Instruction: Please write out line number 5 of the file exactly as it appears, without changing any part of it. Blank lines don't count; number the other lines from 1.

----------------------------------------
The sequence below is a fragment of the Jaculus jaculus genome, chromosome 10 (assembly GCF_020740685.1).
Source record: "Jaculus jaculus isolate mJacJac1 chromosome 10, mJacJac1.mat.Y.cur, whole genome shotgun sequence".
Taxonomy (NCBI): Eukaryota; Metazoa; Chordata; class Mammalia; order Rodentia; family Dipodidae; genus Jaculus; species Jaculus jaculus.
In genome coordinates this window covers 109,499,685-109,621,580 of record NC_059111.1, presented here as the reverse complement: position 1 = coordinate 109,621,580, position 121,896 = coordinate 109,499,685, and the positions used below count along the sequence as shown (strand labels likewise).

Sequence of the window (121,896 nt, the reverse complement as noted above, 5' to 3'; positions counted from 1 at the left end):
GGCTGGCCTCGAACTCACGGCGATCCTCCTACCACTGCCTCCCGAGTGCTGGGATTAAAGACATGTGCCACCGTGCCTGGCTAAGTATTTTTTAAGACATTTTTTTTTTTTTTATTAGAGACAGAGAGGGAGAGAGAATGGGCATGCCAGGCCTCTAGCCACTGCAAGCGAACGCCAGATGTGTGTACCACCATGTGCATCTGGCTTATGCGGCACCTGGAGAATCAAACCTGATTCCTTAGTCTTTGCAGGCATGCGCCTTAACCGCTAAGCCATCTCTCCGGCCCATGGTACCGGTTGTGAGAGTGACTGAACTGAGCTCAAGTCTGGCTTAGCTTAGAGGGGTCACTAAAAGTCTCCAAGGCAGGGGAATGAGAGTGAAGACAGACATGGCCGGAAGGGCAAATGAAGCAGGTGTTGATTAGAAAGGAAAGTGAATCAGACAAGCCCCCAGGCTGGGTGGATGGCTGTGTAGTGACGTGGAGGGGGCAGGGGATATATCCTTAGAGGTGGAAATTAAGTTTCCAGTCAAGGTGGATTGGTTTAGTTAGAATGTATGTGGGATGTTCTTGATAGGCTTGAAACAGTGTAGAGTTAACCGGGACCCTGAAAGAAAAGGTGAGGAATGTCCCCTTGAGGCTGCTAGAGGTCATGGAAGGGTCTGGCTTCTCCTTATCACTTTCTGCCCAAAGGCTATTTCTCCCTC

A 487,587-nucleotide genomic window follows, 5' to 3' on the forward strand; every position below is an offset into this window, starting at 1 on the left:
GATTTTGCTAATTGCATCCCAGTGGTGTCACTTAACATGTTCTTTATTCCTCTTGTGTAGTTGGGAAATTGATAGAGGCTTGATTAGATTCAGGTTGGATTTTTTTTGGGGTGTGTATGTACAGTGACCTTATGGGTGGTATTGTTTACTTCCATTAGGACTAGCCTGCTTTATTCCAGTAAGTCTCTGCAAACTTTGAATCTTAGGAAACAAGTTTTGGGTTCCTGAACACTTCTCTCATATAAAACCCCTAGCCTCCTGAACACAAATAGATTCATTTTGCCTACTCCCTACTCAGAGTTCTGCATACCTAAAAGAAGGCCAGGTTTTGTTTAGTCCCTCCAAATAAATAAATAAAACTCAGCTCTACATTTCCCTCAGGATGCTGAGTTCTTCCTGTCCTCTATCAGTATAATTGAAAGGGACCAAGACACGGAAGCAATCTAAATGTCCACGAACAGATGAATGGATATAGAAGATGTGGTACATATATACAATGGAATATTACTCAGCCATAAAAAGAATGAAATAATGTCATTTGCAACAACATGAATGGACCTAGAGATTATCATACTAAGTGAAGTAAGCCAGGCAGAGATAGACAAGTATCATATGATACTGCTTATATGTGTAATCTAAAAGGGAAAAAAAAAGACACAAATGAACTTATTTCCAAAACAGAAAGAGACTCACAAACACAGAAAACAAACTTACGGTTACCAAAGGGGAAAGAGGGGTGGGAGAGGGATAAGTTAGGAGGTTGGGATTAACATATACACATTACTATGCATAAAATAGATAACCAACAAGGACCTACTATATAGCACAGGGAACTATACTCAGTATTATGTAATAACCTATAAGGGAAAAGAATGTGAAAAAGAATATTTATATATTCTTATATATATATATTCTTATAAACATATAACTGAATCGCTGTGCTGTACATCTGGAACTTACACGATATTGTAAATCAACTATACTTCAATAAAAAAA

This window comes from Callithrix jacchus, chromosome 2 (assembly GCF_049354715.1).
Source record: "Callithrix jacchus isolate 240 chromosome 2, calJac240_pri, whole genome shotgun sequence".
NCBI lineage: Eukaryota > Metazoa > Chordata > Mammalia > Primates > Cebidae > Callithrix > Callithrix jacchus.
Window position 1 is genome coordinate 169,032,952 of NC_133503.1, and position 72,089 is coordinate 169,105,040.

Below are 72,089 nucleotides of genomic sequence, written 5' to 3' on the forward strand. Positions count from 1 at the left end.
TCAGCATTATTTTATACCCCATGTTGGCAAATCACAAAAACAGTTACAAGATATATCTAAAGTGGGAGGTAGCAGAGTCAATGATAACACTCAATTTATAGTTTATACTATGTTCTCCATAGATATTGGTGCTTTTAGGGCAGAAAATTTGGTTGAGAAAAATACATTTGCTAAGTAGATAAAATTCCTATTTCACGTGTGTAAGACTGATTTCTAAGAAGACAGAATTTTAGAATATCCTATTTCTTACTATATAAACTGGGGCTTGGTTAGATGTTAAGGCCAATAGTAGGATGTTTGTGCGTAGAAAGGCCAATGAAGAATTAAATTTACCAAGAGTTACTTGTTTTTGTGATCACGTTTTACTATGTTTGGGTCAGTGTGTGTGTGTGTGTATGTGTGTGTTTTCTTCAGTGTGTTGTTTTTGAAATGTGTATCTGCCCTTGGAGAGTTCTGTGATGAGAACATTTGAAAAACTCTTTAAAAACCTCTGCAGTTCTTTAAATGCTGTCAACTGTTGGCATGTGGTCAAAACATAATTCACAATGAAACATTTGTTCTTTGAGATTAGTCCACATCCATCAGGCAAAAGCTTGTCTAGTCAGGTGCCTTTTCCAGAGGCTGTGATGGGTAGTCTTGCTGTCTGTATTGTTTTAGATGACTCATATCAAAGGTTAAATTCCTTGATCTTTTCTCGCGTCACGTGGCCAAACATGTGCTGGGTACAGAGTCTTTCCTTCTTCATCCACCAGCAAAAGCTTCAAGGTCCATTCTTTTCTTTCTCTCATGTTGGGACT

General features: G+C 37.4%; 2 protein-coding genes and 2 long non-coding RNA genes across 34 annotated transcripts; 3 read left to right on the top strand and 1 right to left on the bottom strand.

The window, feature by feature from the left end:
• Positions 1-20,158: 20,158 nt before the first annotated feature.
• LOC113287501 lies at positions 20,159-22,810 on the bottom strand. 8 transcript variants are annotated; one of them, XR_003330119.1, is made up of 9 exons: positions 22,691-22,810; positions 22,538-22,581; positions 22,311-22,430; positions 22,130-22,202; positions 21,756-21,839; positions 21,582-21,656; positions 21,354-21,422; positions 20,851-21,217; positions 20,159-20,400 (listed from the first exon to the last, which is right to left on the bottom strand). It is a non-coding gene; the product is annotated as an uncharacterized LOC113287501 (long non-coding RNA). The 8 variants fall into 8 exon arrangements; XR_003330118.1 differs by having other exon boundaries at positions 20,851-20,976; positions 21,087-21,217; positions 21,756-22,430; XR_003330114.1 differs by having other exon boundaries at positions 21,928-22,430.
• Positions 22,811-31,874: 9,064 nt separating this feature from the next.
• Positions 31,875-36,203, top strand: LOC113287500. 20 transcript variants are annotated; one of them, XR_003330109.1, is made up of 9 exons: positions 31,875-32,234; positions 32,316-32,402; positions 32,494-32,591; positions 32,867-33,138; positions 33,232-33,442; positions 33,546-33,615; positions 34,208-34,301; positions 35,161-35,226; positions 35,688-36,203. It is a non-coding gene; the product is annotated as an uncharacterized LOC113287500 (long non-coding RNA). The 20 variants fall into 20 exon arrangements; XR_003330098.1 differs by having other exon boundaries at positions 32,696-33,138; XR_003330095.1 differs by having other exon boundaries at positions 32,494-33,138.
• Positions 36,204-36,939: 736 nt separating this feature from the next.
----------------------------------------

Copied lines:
Sequence of the window (121,896 nt, the reverse complement as noted above, 5' to 3'; positions counted from 1 at the left end):